Eight teams. Seven series. And the one that wins 11 games becomes World Series champion.
Everyone has a theory about how to become the champ. It's only natural. The Braves, Cardinals, Astros, Padres, Yankees, Red Sox, White Sox and Angels have been playing every day for six months, and after 162 games, the infopressure just builds up. We've got to find a release. So we talk about what we know, and we explain why some teams have what it takes.
We've come up with our own playoff prediction here at Page 2: Whatever you expect will happen, won't.
That's our grand unifying theory of October baseball.
And the other ones? Does pitching really win championships? Do you need momentum heading into the playoffs? Do small-ball teams fare better than power teams? We decided to take a closer look at nine popular playoff theories.
1. PITCHING WINS CHAMPIONSHIPS
Theory popularized by: Conventional wisdom; trading-deadline talk of "arms for hire"; former pitchers.
The numbers (Examining 20 World Series teams since 1995, the first season the playoffs included wild-card teams)
Ranked in regular season as top team in AL or NL in ERA: 4
Ranked in regular-season top-three teams in league in ERA: 15
Ranked in regular season as top run-scoring team in AL or NL: 4
Ranked in regular-season top-three teams in league in scoring: 9
When's the last time you heard "scoring runs wins championships"? But to get to the World Series, being one of the top-scoring teams in your league is nearly as important as being a great pitching team. Four teams that led the AL or NL in ERA since '95 reached the World Series; four teams that led the league in runs scored made the Series. And in the World Series itself, all bets are off -- the average WS winner is ranked third in the league in runs allowed, as is the average loser. And the average WS winner is ranked fifth in runs scored, as is the average loser.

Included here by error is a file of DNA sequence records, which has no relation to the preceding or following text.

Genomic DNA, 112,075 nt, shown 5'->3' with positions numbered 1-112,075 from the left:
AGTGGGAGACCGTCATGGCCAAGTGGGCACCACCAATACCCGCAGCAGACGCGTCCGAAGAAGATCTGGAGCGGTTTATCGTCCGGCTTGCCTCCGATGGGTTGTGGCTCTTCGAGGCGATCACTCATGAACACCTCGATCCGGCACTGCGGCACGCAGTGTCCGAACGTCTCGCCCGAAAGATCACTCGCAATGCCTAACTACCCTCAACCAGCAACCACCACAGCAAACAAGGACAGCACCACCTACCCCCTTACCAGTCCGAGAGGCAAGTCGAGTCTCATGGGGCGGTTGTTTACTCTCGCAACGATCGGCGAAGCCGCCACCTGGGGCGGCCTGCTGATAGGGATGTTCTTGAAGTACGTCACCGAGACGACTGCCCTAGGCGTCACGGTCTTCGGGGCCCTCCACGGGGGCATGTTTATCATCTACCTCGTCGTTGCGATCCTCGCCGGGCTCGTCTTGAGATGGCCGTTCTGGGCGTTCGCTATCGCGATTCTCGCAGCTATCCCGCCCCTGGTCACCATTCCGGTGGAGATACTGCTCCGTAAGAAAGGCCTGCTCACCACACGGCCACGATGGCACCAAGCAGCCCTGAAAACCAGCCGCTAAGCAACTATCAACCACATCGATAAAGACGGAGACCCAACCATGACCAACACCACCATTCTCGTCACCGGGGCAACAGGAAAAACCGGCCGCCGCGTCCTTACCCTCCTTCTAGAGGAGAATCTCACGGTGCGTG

Pitching seems to have a slight edge -- it's unusual for a below-average pitching team to make it to the World Series, but you can be a below-average offensive team and make it.
Theory applied to 2005 playoff teams
Yankees: 8th in ERA, 2nd in runs
Red Sox: 11th in ERA, 1st in runs
White Sox: 2nd in ERA, 9th in runs
Angels: 3rd in ERA, 7th in runs
Braves: 6th in ERA, 4th in runs
Cardinals: 1st in ERA, 3rd in runs
Astros: 2nd in ERA, 11th in runs
Padres: 7th in ERA, 13th in runs
The Cardinals have the best balance between pitching and hitting, while the Red Sox and Yankees must rely on their powerhouse offenses. While Boston had a similar powerhouse attack last season, it also had the third-best ERA in the AL.